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Speed The Plow by David Mamet

The play, written in the late eighties but still representative of many people’s views towards tinsel town today, follows the action of 24 hours in the life of a newly appointed Hollywood movie producer, Gould...

Published on May 25th 2006.


Speed The Plow by David Mamet
Directed by Chris Honer

David Mamet’s Speed The Plow addresses the time old question: “What do you do when you have a chance to make millions of dollars on a terrible film, but then you sleep with your secretary and get talked into making a low budget artsy film instead?”

Ok, so maybe that particular question isn’t so time-old. But the bind of artistic merit versus commercial interest certainly is. And this play holds nothing back in its satirical criticism of Hollywood’s persistent decision to sell out.

The play, written in the late eighties but still representative of many people’s views towards tinsel town today, follows the action of 24 hours in the life of a newly appointed Hollywood movie producer, Gould, played convincingly by Martin Ledwith. Gould is brought a script by his long time pal Fox - a terrible action script set in a prison, but sure to make the pair millions thanks to the involvement of Hollywood big hitter Dougie Brown.

Before the two can meet with the elusive executive Mr Ross to secure the film however, Gould’s temporary secretary convinces him to scrap the prison script and instead make a film based on an artsy book entitled ‘The Bridge’ – a book about fear, humanity and the end of the world due to radiation. Yes, radiation.

The three strong cast do justice to Mamet’s quick fire dialogue, delivering lines and quips with a confidence befitting the context of the play. The play is performed in American accents – an aspect of performance that could so easily render the play tiresome and ridiculous, but thankfully the accents were convincing and natural, and didn’t seem to falter throughout.

Rachael Hayden plays the temp Karen as naïve and gentle, and most of all, sincere. Her enthusiasm for ‘The Bridge’ seems genuine, as does from her earliest appearance, her affection for Gould. When Gould asks Karen the question --"Would you of gone to bed with me, I didn't do your book?” Hayden appears genuinely pained and remorseful, not the ambitious, power hungry whore that Fox depicts her as to Gould.

Jamie Lee’s Fox is the perfect Machiavellian villain, at first sycophantic and alluring but ultimately willing to show that he will do anything to get his hands on the money that he feels he is owed, and his threat to kill Karen if she ever returns could easily be believed, such is the strength of his ambition in the final scene.

Martin Ledwith as Gould managed to portray very well the conflicts within his character – managing to appear nearly every inch the misogynist bastard when alone in the patriarchal arena with Fox in the first scene, but showing glimpses of his vulnerability and weakness that eventually become prevalent, culminating in Gould being curled up onthe floor while a crazed and money hungry Fox literally kicks him when he’s down, in the final scene of the play.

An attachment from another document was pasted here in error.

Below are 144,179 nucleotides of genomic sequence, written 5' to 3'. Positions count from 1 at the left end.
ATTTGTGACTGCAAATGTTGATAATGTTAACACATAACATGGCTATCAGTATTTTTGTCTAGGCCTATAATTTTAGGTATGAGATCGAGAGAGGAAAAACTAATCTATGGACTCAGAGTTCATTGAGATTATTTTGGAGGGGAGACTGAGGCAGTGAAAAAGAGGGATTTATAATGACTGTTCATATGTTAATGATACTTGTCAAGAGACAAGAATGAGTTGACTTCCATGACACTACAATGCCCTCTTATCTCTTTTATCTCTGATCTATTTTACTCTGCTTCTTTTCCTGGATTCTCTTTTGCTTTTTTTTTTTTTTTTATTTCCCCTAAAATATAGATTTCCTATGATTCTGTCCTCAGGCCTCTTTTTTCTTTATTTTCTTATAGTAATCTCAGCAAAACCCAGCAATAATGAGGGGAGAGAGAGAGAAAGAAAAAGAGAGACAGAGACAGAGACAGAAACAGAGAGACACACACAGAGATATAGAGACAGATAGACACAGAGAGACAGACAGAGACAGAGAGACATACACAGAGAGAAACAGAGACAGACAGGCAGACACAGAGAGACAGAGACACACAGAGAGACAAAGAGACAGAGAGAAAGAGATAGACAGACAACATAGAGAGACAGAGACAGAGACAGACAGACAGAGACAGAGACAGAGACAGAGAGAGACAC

This play is a great credit to Chris Honer and the Library Theatre, which has recently announced its 2006/07 season. For details, click here.

Gould is not portrayed as a sensitive victim of commercialism, merely as weak. He does not seem to agree to make the Radiation film because he loves and understands the book, but because he feels understood and comforted by his secretary Karen, who reaches out to him through the book. Logical then, that the book is called ‘The Bridge’.

Gould is a trapped man. Weak and easily impressed upon, he becomes the battle ground for two competing ideals – money and truth – and is used by those around him for the power that his role affords him. This sense of imprisonment is echoed in the vertical bars that form the frame of Gould’s office window, as well as in the subject matter of the terrible prison movie. There is a glimmer of hope when Gould decides to reject the film and sees through Karen a way out (a bridge), but inevitably in the end the bridge is destroyed and Gould, in a depressingly inevitable way, succumbs to Fox, green lights the prison movie and thereby sentences himself to be consumed by the shallow and capitalist values of the industry.

This is an interesting and enjoyable play, that very neatly answers most of the questions that it raises but provides a sometimes hilarious, sometimes tragic observation of the nature of our arts scene, and rips the tinsel very dramatically away from the town.

This play is a great credit to Chris Honer and the Library Theatre, which has recently announced its 2006/07 season. For details, click here.

Jayne Robinson
Email me

The Library Theatre,
Central Library,
St Peters Square,
Manchester,
M2 5PD

t: 0161 236 7110

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